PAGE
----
Next we get an extended interview with Tarantino entitled A Look Back At Jackie Brown. The 54-minute and 42-second piece offers the simplest program on the disc, as it truly consists of nothing more than static shots of Tarantino as he chats with an off-screen interviewer. That’s fine with me, as I’m happy that the program’s producers didn’t try to spice it up with annoying gimmicks.

Tarantino almost always presents himself as a solid interview subject, and he gives us lots of interesting material here as well. Happily, he largely avoids facts heard elsewhere, as he mainly covers impressions from the set that deal with the actors. We hear about Chris Tucker, Tarantino’s reputation for reviving careers, Jackson, reactions to the flick, and quite a few other topics during this fairly engaging chat.

A new feature shows up with Breaking Down Jackie Brown. In this 43-minute, 49-second piece, we hear from critics Elvis Mitchell, Scott Foundas, Stephanie Zacharek, Tim Lucas, and Andy Klein. They discuss their initial viewings of the film, interpretation and critiques, and the movie’s legacy. This isn’t as interesting as the sibling discussion for Pulp Fiction, but it’s still a pretty good chat.

A fun addition, we get the full Chicks With Guns Video seen briefly during the movie’s early parts. This segment lasts four minutes and 52 seconds with a Tarantino introduction as well. I like this kind of addition, as it’s great to get a closer look at something that flies by pretty quickly during the movie itself.

Within the Deleted and Alternate Scenes section, we find six segments plus an introduction from Tarantino. Including the intro, these last a total of 15 minutes and 29 seconds. I don’t think any of the footage needed to be in the movie, but the scenes are fun to see. Note that the alternate opening clearly is a gag, so don’t expect something that really had a shot at making the final cut.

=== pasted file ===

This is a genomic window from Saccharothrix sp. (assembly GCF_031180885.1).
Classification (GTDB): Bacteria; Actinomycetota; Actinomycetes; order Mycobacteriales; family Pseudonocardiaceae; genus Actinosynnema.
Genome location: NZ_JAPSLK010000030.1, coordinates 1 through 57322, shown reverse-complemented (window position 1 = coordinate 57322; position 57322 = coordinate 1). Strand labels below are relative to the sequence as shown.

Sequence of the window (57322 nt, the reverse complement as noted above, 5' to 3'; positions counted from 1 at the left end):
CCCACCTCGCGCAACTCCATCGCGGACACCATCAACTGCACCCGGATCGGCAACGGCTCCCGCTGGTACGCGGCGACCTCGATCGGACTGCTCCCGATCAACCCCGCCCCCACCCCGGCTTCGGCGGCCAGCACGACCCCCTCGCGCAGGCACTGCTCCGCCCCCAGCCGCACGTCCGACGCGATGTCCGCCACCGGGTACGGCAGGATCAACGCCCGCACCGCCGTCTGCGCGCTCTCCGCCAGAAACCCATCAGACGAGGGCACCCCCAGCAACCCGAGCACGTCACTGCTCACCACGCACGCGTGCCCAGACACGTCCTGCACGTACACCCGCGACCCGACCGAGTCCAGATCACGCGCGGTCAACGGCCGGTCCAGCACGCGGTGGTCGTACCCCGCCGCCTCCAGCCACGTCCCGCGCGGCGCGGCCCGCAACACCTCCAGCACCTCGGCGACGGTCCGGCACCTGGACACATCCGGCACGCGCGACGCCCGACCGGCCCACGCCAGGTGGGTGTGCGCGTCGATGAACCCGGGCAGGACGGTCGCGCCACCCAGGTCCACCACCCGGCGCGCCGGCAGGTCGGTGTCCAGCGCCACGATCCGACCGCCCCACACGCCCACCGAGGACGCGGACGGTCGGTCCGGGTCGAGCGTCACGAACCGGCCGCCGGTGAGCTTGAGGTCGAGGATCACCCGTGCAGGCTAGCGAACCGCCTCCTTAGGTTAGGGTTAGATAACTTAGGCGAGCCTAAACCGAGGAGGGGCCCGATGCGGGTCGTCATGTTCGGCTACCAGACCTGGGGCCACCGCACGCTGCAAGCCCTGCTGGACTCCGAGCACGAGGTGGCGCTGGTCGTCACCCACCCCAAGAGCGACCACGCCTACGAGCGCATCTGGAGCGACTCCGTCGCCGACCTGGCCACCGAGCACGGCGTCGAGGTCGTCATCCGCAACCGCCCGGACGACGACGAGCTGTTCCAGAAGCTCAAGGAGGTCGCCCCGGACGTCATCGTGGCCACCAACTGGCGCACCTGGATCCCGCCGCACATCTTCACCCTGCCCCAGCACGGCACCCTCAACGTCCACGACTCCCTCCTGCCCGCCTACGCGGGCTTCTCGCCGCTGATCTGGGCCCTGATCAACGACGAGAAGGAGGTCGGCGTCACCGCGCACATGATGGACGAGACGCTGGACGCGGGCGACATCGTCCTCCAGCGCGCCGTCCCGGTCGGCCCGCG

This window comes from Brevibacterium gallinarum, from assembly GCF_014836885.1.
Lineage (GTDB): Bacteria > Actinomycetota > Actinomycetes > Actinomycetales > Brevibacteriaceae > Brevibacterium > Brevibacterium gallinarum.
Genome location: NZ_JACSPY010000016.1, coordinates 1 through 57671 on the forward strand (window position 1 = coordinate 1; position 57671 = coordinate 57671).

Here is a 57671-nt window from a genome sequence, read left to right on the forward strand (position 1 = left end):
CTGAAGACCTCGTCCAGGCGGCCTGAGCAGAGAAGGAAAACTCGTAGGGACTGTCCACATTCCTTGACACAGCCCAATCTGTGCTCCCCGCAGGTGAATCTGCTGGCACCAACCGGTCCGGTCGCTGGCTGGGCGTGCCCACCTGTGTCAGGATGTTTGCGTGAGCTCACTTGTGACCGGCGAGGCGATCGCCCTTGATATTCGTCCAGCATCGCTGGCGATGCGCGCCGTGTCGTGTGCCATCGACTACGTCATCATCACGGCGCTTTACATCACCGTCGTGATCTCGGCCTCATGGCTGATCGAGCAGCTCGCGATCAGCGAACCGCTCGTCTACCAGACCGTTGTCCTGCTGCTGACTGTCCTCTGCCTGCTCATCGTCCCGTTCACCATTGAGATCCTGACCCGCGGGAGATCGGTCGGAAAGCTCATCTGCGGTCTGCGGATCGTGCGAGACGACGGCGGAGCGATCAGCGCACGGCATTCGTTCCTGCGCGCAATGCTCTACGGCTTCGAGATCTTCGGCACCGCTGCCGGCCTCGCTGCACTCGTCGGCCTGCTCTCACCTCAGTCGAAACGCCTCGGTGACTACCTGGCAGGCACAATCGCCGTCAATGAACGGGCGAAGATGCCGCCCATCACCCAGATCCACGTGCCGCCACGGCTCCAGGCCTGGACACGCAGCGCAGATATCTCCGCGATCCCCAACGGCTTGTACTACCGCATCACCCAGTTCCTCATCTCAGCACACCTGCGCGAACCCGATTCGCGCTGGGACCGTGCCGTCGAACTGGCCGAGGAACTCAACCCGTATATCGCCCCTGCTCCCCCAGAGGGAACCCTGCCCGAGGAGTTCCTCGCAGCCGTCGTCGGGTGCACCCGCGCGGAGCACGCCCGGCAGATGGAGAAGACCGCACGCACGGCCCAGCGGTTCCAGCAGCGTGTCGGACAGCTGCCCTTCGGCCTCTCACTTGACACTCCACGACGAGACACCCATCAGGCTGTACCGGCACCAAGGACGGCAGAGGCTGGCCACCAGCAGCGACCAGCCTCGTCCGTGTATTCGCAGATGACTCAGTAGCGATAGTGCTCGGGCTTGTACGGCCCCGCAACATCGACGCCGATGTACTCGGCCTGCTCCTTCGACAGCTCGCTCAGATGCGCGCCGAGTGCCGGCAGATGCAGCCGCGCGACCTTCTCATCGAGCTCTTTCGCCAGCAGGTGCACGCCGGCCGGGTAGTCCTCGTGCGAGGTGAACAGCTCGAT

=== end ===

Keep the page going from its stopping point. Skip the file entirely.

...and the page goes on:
Next we see a clip from Siskel and Ebert At the Movies as the pair review of Jackie Brown. About half of the four-minute and 45-second piece shows snippets from the movie, which doesn’t leave much time for insightful commentary about the movie. Siskel and Ebert offer their quick opinions and not much else. Nonetheless, this offers a nice little archival piece.

Jackie Brown On MTV includes two pieces. “Jackie Brown Promotional Contest” lasts 63 seconds provides an ad to give away $25,000. It features Tarantino, Pam Grier, and Bridget Fonda as they tout the contest. “MTV Live Jackie Brown” runs 14 minutes, 22 seconds and it shows Tarantino, Grier and Fonda as they appear on a December 17, 1997 show hosted by Carson Daly and Ananda Lewis as they discuss the flick. It’s an insubstantial piece, but it’s a nice archival addition nonetheless.

Under “Marketing Gallery”, we get a mix of materials. We find three theatrical trailers - actually, all of these provide teasers. We also see eight TV Spots, 12 Robert Forster Trailers, 19 Pam Grier Trailers and seven Pam Grier Radio Spots. Also from Lionsgate delivers a promo for Reservoir Dogs. Posters shows eight images.

The Still Galleries domain breaks down into eight areas: “Production Stills” (161), “Behind-the-Scenes Stills” (210), “Location Scouting” (71), “Production Design Sketches and Logos” (28), “Memorabilia” (34), “Posters from Pam Grier Movies” (20), “Posters from Robert Forster Movies” (11), and “Soundtrack Covers from Pam Grier Movies” (7).

Jackie Brown marks a departure for Quentin Tarantino as he provides a film that seems more contemplative and slow-paced than his first two flicks. I prefer Pulp Fiction to Jackie, but the latter still offers a compelling and well-executed piece. The Blu-ray provides very good picture and audio along with a strong set of supplements. There’s a lot to like about this high-quality presentation of an involving movie.

To rate this film visit the Collector's Edition review of JACKIE BROWN

Review Archive:  # | A-C | D-F | G-I | J-L | M-O | P-R | S-U | V-Z | Viewer Ratings | Main